For an accidental president, a man who no one expected to take the office; for a guy whose term was marked by his party’s rejection of his policies so much that they did not even entertain the idea he might be the nominee in the next election; for the last Whig president, an obvious dinosaur of a dying political view; for a guy so obscure that a hoax more than a half-century later remains his greatest acknowledged point of reference, Millard Fillmore left the U.S. in good shape.

Should that be his real legacy?

On the anniversary of his final State of the Union message, let us ponder what Millard Fillmore bragged about.

Millard Fillmore for President, campaign poster from 1856 (American Party)

Campaign poster for Millard Fillmore, running for president in 1856 on the American Party ticket. He carried Maryland, which is probably ironic, considering Maryland’s Catholic roots, and the American Party’s anti-Catholic views, views probably not entirely shared by Fillmore; the American Party is more often known as the “Know-Nothings.”  Image from the Library of Congress American Memory files.

These are the last two paragraphs of his final State of the Union message, delivered on paper on December 6, 1852 Perhaps establishing a tradition, he made the message a listing of current zeitgeist, starting out mourning the recent passing of Daniel Webster, and the abatement of epidemics of mosquito-borne plagues in several cities.  He recited activities of the government, including the abolishing of corporal punishment in the Navy and improvements in the Naval Academy; he mentioned U.S. exploration around the world, in the Pacific, in the Amazon River, in Africa, and especially his project to send a fleet to Japan to open trade there.  He noted great opportunities for trade, domestically across an expanded, Atlantic-to-Pacific United States, and in foreign markets reachable through both oceans.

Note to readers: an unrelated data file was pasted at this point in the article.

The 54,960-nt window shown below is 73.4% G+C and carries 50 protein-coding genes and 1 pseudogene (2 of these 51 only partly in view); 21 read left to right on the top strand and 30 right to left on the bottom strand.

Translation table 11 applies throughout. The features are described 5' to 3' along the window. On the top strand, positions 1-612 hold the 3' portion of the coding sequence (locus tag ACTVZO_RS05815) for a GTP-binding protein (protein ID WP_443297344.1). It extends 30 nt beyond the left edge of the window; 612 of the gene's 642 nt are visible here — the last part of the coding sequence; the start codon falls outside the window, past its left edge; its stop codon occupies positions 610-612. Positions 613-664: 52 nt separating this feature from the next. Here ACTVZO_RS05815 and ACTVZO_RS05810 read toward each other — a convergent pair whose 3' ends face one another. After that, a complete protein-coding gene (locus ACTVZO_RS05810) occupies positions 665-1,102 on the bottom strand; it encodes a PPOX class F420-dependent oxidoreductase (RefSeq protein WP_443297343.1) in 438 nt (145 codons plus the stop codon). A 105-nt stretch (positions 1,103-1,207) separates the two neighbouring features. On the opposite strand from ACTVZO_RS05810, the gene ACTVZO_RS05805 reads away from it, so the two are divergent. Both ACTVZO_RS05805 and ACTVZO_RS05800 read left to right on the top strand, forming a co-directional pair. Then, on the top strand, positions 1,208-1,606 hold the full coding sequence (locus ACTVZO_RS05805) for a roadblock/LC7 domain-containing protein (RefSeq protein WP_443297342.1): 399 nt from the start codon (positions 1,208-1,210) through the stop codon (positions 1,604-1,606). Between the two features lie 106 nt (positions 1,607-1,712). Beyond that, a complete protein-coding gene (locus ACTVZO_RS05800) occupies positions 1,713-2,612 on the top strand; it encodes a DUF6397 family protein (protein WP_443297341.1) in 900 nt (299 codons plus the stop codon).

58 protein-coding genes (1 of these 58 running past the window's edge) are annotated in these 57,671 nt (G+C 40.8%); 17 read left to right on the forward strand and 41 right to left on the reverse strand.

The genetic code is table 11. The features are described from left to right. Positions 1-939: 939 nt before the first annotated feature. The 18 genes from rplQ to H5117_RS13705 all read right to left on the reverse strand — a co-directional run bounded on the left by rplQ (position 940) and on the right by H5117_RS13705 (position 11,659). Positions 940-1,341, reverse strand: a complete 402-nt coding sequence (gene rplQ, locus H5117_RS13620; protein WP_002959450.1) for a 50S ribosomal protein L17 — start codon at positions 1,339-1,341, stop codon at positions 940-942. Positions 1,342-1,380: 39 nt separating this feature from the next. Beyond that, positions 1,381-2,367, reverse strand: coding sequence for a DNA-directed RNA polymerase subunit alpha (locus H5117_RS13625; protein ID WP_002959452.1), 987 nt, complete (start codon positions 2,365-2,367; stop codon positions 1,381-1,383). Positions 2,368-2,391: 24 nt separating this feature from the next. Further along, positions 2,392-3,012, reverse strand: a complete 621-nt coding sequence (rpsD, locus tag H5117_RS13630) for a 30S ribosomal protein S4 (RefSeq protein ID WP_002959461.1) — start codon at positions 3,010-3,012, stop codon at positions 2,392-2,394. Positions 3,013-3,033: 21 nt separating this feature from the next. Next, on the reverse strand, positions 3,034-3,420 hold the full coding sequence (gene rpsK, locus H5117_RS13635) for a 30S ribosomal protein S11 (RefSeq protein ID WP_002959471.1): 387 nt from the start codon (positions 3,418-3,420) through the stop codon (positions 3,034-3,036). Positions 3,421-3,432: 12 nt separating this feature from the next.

The last two paragraphs would be considered greatly exaggerated had any president in the 20th century delivered them; but from Millard Fillmore, they were not.  He gave credit for these achievements to others, not himself.

In closing this my last annual communication, permit me, fellow-citizens, to congratulate you on the prosperous condition of our beloved country. Abroad its relations with all foreign powers are friendly, its rights are respected, and its high place in the family of nations cheerfully recognized. At home we enjoy an amount of happiness, public and private, which has probably never fallen to the lot of any other people. Besides affording to our own citizens a degree of prosperity of which on so large a scale I know of no other instance, our country is annually affording a refuge and a home to multitudes, altogether without example, from the Old World.